Because phone number-based messenger apps can bootstrap very rapidly off the graph that is contained in people's address books.... The UIs of all of these apps are virtually identical and are also extremely similar to the basic SMS UI that everyone around the world knows and understands. The combination means there is virtually no enduser lock in at the messaging layer.
I think most of us get the "no lock-in" aspect of traditional messaging apps. But why is this different for identity-based services?
Well, if they are a service that allows for third parties to integrate into, there can be much more personalization and notification services built on top of the messaging layer -- which then really becomes just a basic underlying service. Messaging is the commodity. The lock-in happens in everything you do on top of the messaging.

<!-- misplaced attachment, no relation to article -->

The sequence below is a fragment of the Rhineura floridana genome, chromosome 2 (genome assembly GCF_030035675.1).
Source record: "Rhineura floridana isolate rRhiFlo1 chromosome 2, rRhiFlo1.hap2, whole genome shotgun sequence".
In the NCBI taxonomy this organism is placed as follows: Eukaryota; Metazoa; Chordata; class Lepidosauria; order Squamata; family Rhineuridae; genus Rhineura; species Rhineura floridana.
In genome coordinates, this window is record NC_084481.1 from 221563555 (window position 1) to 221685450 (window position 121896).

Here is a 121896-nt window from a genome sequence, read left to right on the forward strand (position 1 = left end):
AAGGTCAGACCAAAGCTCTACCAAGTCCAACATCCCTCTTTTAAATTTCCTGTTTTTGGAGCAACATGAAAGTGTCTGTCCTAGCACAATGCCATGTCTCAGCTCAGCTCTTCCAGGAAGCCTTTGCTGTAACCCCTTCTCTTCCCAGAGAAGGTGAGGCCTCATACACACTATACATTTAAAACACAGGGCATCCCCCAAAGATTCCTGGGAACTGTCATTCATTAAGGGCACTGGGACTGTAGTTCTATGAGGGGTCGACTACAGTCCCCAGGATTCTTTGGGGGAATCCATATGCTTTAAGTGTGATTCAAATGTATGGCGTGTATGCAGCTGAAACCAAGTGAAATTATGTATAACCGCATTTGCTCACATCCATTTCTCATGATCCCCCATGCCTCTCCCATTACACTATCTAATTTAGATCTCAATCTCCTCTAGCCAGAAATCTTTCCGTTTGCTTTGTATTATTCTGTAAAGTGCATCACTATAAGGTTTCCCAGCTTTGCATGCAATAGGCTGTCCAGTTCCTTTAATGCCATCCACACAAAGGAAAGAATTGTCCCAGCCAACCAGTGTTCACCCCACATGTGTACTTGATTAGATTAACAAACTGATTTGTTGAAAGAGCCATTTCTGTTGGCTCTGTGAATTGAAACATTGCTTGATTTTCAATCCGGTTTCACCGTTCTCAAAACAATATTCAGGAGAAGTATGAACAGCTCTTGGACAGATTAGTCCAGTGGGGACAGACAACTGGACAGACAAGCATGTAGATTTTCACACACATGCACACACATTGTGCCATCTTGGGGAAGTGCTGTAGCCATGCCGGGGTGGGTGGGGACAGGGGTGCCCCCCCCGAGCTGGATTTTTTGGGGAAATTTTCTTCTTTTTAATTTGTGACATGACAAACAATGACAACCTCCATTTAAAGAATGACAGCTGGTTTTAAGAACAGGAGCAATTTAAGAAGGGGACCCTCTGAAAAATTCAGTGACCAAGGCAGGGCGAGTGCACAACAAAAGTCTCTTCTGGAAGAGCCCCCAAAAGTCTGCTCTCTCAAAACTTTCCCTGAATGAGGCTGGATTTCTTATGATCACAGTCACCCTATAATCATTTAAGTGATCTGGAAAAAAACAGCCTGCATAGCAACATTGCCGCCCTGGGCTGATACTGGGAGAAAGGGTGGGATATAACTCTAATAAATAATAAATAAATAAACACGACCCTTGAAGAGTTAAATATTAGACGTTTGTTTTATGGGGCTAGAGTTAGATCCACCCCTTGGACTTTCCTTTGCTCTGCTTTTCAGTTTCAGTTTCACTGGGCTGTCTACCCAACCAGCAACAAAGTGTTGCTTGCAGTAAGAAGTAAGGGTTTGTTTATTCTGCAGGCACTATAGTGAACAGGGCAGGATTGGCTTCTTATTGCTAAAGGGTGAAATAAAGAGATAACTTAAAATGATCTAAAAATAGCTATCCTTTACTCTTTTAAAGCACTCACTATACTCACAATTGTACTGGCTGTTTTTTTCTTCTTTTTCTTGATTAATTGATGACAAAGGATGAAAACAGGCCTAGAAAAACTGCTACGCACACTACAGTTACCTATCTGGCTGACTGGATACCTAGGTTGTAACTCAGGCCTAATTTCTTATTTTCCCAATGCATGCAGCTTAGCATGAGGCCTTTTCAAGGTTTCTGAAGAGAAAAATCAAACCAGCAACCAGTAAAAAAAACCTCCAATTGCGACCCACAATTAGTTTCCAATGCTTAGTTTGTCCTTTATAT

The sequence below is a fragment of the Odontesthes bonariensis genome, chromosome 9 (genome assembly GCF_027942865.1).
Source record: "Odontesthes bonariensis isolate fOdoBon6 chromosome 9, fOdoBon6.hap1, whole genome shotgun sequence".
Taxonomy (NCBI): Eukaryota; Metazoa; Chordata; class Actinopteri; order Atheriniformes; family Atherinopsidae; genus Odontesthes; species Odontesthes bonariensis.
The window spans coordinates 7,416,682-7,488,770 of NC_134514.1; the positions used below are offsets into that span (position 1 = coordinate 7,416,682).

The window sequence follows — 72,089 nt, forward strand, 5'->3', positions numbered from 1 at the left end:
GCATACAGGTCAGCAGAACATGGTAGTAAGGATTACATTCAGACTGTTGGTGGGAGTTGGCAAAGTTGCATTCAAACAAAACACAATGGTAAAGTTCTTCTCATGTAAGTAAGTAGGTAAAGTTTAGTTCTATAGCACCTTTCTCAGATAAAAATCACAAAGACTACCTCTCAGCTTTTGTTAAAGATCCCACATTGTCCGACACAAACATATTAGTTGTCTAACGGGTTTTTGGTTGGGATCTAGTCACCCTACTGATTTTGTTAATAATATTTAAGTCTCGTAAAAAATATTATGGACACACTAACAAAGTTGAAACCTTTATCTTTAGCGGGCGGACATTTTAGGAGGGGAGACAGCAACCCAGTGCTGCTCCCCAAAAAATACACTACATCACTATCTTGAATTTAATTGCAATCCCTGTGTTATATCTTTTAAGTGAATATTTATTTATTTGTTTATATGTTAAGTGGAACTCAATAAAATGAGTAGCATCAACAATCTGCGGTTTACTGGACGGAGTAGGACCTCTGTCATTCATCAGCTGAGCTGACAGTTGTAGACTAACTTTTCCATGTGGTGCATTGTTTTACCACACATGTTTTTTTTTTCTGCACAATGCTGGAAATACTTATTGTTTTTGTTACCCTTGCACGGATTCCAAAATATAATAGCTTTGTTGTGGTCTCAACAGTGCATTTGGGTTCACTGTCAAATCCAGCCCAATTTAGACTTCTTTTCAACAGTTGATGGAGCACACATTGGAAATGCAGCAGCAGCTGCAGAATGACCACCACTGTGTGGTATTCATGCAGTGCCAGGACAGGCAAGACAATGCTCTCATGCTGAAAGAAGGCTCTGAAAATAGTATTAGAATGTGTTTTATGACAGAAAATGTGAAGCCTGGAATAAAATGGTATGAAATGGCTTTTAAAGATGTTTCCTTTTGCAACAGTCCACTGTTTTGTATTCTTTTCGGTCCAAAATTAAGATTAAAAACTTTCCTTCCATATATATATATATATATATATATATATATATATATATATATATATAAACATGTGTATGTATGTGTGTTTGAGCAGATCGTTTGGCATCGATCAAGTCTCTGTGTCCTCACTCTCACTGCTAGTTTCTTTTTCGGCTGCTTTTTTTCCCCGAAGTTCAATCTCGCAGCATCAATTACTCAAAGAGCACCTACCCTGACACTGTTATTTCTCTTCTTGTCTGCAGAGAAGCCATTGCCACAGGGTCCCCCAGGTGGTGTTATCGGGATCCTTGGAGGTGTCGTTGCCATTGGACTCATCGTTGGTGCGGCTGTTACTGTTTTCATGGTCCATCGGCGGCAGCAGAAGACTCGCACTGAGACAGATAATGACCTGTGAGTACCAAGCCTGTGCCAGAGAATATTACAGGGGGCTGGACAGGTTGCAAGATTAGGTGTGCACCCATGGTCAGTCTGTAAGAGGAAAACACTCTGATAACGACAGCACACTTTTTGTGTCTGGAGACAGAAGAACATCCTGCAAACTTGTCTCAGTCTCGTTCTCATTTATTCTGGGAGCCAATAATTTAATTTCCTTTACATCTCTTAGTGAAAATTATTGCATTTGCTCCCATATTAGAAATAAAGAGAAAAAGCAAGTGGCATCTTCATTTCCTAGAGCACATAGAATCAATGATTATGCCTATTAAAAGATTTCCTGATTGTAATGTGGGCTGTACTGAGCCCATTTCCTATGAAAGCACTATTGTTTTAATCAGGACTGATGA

In the case of Kik, you can play games with your friends and search for other Web pages within Kik's own search box.
Why does this matter? Hamish McKenzie had a great post in Medium earlier this month in which he said:
It doesn't take much imagination to see where this is going. Payments. Peer-to-peer transactions. Online shopping. Ad networks. One-to-one connections between brands and consumers. It stands to be a true expression of a social network for the mobile era. Kik now has all the necessary layers: identity; reach (more than 100 million registered users) and, crucially, the HTML5 platform.
Tencent is already well down this path in China right now. As McKenzie says, the race is on now to try and replicate Tencent's success in the Western world. Kik is now putting the pieces together. BlackBerry's BBM could do this, too, if it keeps its growth rate high in emerging economies.
Although the world has yet to take much notice, the growth of these identity-based messaging apps could be much more threatening to some big players as time goes on.